By Anne Holland, President
I'm dancing around with a crazy grin on my face because last week was the first burst of decent sunny weather we've had in New England all year. It's *finally* warming up for spring, and the relief is profound.
Which, as it turns out, is a very good thing because, otherwise, I would be horribly depressed. You see, I went up an entire dress size while coping with six months of gray unrelenting winter. So, now, I'm having to replace nearly every painfully tight item in my spring and summer wardrobe -- from linen trousers to swimsuits. Which is why my personal email in-box is now overflowing with online receipts and shipping notices.
One thing is *missing* from most of them. No promotions.
Very few online retailers, aside from travel sites, bother to put house ads on shipping and sales receipts. Instead, there seems to be a church and state divide between transactional and promotional emails.
Plus, looking at most, you would never even guess they came from the same company.
Most transactional are text only and sound like they were written by a robotic computer. They read like banking statements. Meanwhile, most promotions are HTML with big pictures and exclamation-ridden copy!
Why should you care? Check out this chart from MarketingSherpa's new Ecommerce Marketing Study (plus, see below for a free chapter download hotlink):Chart: Consumer Readership of Transactional vs Promotional EmailsSource: MarketingSherpa, StrongMail and Survey Sampling International, Transactional Email and Marketing Study, January 2007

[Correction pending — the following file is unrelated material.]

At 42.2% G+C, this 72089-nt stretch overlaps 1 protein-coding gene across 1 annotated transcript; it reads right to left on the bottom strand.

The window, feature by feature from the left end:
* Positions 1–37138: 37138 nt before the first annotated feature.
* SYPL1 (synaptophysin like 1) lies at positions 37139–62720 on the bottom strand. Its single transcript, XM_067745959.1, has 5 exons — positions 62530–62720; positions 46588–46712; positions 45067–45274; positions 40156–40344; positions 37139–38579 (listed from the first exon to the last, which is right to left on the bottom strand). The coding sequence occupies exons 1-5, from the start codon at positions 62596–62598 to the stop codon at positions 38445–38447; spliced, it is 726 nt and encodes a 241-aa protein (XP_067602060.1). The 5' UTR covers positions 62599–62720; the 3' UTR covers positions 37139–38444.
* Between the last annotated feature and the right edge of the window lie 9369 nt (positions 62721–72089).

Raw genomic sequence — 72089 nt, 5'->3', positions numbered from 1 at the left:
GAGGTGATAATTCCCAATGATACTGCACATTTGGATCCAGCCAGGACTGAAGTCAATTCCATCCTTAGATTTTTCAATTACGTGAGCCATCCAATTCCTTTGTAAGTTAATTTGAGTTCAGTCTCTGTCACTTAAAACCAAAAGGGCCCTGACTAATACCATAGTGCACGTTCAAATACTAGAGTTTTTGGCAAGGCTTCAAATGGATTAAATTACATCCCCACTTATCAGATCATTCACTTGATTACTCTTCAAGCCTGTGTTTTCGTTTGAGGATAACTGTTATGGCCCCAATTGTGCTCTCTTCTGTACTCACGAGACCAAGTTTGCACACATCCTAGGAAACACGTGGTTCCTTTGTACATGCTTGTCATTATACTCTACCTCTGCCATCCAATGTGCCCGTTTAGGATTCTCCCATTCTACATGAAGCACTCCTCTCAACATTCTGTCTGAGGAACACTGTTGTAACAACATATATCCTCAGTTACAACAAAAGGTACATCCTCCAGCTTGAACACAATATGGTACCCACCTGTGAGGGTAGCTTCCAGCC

Methodology: A survey of 1,323 consumers was fielded on Jan. 19 and closed on Jan. 25. The respondents were members of Survey Sampling International’s online consumer panel and are representative of the US online population over age 18.
As dry and text-blah-y as transactional emails are, consumers are far, far more likely to open and review them than they are to look at your promotions. I can't explain this. But I can recommend that you react to it.
For those of you who might be scared about adding house ads in transactional emails, MarketingSherpa's research team has good news. We have been surveying consumers for four years now asking them how they feel about promos included in transactionals. At first, opinions were sharply divided. Some consumers loved the idea -- why not get a special offer from a trusted merchant you just bought from? Some consumers hated the idea: just say no to more commercials!
However, our latest surveys show that the strong emotions of past surveys have subsided. Now, consumers have received enough promotions that they don't really seem to care one way or another. As long as their transactional message contains the facts they expect it to, it's no skin off their noses if you toss in a promo offer, too.
Some retailers have reacted to this news in a pussy-footing manner, by adding house ads, but putting them at the very bottom of the page. So, ads are there, but no one will ever see or object to them. I think given today's climate you can test moving your ads a bit higher up now.
How? Why not copy Sprint Nextel's transactional messaging tests? They redesigned their transactionals into a two-column format. The wider, left column had the basic transactional facts. The thinner promotional column had special offers for additional items related to whatever their customer had just bought.
Results? Sales from these offers embedded into transactional messages did better than many of the companies 100% promotional broadcasts to the same list. Which, given the chart above, along with the rest of our Ecommerce 2007 data is to be expected.
For a free sample chapter PDF of MarketingSherpa's new Ecommerce Study, go to: